Essential tips for tact, diplomacy when chatting up the boss

Last week, I devoted this column to the reasons it is important to avoid slacking off during what appear to be slow times at an internship. It's a time to impress your supervisors.

But it's also true that in many cases, supervisors would like to impress you, too, at least to some extent. They want interns to have a worthwhile experience – both in terms of professional talents gained and workplace finesse. They want you to develop the skills you'll need to succeed in your particular career. And if they're impressed with you, they might want to hire you. The internship sometimes can be akin to a period of courtship between employer to employee.

A few days ago, a colleague phoned me to talk about a recent intern, concerned that the intern had had a less-than-positive overall experience in the workplace. This reminded me to stress to my students – and readers – that interns shouldn't feel the need to stay silent when their experiences turn out to be disappointing. While every situation has to be assessed on an individual basis, I often tell students who feel unfulfilled in their internship to speak up – in a respectful, productive, professional way – and to seek additional duties if they feel they aren't being challenged.

How to do this? With a lot of tact for starters. Don't rush in like a bull in a china shop. One of the main components of tact is thinking about what you are going to say before you say it, and this goes for email as well.

I suggest that as an intern, you concern yourself chiefly with your own duties and expectations. What I'm addressing in this column is improving your individual situation – not "fixing'' all the problems you perceive within the organization itself.
Washington Post education reporter Jenna Johnson, who blogs about interns on the newspaper's web site, recently wrote about what she calls the "change-the-world'' intern: the person who thinks they have all the answers on how to improve a workplace after just a few days on the job. That's an example of who not to emulate.

I'm talking here about making your own experience as worthwhile as possible, and taking steps to avoid feeling trapped in a boring situation.

First, make sure you're completely aware of your internship description and expectations. If you're thinking about or searching now for an internship in the future, try to make sure you secure such a description before starting. Your current internship might not have such parameters, but if it does, read them over completely, as you likely did before starting the position, and make sure you understand them as they apply to your daily duties. Among the things to cover, of course, is to make sure the thing that's driving you most nuts is not the very thing you were hired to do.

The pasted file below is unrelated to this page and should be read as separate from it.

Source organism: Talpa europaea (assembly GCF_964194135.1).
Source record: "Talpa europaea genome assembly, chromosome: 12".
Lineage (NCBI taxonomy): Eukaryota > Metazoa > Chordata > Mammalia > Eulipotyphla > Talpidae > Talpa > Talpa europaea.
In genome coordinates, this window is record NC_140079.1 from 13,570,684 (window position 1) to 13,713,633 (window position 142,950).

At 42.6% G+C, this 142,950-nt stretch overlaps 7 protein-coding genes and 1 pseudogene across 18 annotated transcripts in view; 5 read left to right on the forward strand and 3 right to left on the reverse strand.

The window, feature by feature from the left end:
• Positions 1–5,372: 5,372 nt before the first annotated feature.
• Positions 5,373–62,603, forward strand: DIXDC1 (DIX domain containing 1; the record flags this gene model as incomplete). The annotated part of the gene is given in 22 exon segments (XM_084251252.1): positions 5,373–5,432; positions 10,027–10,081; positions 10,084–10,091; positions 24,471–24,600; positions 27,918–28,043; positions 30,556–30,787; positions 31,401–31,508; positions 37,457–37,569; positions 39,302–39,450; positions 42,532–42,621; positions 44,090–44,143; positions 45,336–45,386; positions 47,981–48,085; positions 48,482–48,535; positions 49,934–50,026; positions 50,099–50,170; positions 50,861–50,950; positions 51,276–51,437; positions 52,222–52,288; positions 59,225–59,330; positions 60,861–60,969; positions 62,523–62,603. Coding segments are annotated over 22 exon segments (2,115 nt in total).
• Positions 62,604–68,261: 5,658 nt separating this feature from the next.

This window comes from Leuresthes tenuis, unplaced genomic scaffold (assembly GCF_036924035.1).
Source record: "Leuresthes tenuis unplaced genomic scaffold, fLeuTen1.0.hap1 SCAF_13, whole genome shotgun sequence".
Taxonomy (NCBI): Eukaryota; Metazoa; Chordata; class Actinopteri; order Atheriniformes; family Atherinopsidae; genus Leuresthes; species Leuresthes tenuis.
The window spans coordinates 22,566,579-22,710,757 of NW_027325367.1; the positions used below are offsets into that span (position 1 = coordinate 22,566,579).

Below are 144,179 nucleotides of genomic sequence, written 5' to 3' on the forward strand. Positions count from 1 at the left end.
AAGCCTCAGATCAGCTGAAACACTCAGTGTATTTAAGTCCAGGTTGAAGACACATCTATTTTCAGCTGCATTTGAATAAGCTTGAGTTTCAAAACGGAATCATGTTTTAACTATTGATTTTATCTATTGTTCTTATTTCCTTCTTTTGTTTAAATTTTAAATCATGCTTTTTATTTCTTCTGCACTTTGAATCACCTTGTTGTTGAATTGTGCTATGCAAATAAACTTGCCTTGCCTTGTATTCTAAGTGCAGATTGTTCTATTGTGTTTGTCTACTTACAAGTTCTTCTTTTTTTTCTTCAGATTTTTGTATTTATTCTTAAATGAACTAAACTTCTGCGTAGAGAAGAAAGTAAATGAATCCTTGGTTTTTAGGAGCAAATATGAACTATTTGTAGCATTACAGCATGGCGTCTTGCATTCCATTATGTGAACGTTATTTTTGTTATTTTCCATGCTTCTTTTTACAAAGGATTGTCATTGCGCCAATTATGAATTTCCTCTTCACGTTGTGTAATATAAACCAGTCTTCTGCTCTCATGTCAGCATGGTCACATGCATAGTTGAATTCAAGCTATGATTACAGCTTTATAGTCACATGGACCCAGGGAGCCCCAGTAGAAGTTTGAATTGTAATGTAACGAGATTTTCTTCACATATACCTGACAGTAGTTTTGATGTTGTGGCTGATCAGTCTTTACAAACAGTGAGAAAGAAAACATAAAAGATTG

Next, sketch out what you want to say and get feedback from someone else. Ideally from someone you know and trust who has been in a supervisory position. You'll want to develop a strategy – and stick to it – designed to convey your concerns calmly while also letting your supervisor know how much you appreciate the opportunities you've been given.

Write out a script. Not that you'll actually read it, but as a way to provide structure to what you're going to say. Away from an internship, you might feel confident approaching your "boss'' for a chat when that boss is portrayed by your roommate or your mom. In real life, you'll be glad for the framework for how the conversation should go so that you don't spiral into a verbal (or mental) free-fall.

Don't let emotion overwhelm you if you don't like everything you hear. Sticking to your mental script will help you keep to the original message, and will help you avoid saying something you might later regret. Improvisation is not suggested; at a time like this, you don't want to ad lib.

Instead of gossiping and sulking – which solve nothing and make you look bad -- take a more mature approach. Your supervisors might not give you what you want, but they will respect the fact that you presented it to them in a professional, proactive manner.

If you follow the protocol and use tact and respect, and still end up being mistreated by your supervisor, you'll have gained at least one valuable experience: You'll know that this might not be the place to pursue a full-time job. More likely, you'll end up being more challenged and leaving your employers knowing you're ready – and hopefully able – to tackle more.

Jennifer Halperin is the internship coordinator at Columbia College Chicago, and Money College's Internship Insider. Her column runs every Wednesday; send suggestions for story ideas to Jennifer at
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